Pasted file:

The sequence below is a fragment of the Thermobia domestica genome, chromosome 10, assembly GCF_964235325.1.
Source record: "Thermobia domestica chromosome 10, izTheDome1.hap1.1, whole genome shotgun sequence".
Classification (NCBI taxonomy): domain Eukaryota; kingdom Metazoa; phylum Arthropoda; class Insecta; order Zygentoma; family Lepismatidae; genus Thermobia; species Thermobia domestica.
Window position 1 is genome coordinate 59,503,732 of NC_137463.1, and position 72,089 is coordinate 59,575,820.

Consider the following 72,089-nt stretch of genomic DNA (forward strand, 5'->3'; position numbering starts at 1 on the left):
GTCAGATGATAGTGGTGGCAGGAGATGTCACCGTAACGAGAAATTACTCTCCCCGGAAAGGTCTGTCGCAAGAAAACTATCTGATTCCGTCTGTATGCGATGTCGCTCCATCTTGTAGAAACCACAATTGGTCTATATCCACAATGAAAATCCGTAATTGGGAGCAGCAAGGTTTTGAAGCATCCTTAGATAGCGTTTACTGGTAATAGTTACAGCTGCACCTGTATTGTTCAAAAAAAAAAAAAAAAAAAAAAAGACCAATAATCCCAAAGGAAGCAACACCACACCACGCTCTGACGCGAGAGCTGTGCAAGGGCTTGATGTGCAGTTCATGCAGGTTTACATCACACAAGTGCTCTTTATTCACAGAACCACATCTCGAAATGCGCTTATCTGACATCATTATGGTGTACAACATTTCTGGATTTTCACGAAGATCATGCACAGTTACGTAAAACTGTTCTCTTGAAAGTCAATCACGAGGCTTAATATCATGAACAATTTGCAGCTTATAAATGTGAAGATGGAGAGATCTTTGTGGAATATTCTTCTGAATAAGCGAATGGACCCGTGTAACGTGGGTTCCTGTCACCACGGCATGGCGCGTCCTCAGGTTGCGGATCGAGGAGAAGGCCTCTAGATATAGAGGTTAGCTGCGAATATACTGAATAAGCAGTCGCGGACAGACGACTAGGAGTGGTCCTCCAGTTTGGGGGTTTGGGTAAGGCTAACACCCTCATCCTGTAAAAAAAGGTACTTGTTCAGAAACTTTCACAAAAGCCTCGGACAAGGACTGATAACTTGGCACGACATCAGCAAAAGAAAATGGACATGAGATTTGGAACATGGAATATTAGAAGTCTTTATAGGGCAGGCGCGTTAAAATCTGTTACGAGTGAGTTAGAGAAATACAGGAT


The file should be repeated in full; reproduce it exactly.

The sequence below is a fragment of the Thermobia domestica genome, chromosome 10, assembly GCF_964235325.1.
Source record: "Thermobia domestica chromosome 10, izTheDome1.hap1.1, whole genome shotgun sequence".
Classification (NCBI taxonomy): domain Eukaryota; kingdom Metazoa; phylum Arthropoda; class Insecta; order Zygentoma; family Lepismatidae; genus Thermobia; species Thermobia domestica.
Window position 1 is genome coordinate 59,503,732 of NC_137463.1, and position 72,089 is coordinate 59,575,820.

Consider the following 72,089-nt stretch of genomic DNA (forward strand, 5'->3'; position numbering starts at 1 on the left):
GTCAGATGATAGTGGTGGCAGGAGATGTCACCGTAACGAGAAATTACTCTCCCCGGAAAGGTCTGTCGCAAGAAAACTATCTGATTCCGTCTGTATGCGATGTCGCTCCATCTTGTAGAAACCACAATTGGTCTATATCCACAATGAAAATCCGTAATTGGGAGCAGCAAGGTTTTGAAGCATCCTTAGATAGCGTTTACTGGTAATAGTTACAGCTGCACCTGTATTGTTCAAAAAAAAAAAAAAAAAAAAAAAGACCAATAATCCCAAAGGAAGCAACACCACACCACGCTCTGACGCGAGAGCTGTGCAAGGGCTTGATGTGCAGTTCATGCAGGTTTACATCACACAAGTGCTCTTTATTCACAGAACCACATCTCGAAATGCGCTTATCTGACATCATTATGGTGTACAACATTTCTGGATTTTCACGAAGATCATGCACAGTTACGTAAAACTGTTCTCTTGAAAGTCAATCACGAGGCTTAATATCATGAACAATTTGCAGCTTATAAATGTGAAGATGGAGAGATCTTTGTGGAATATTCTTCTGAATAAGCGAATGGACCCGTGTAACGTGGGTTCCTGTCACCACGGCATGGCGCGTCCTCAGGTTGCGGATCGAGGAGAAGGCCTCTAGATATAGAGGTTAGCTGCGAATATACTGAATAAGCAGTCGCGGACAGACGACTAGGAGTGGTCCTCCAGTTTGGGGGTTTGGGTAAGGCTAACACCCTCATCCTGTAAAAAAAGGTACTTGTTCAGAAACTTTCACAAAAGCCTCGGACAAGGACTGATAACTTGGCACGACATCAGCAAAAGAAAATGGACATGAGATTTGGAACATGGAATATTAGAAGTCTTTATAGGGCAGGCGCGTTAAAATCTGTTACGAGTGAGTTAGAGAAATACAGGAT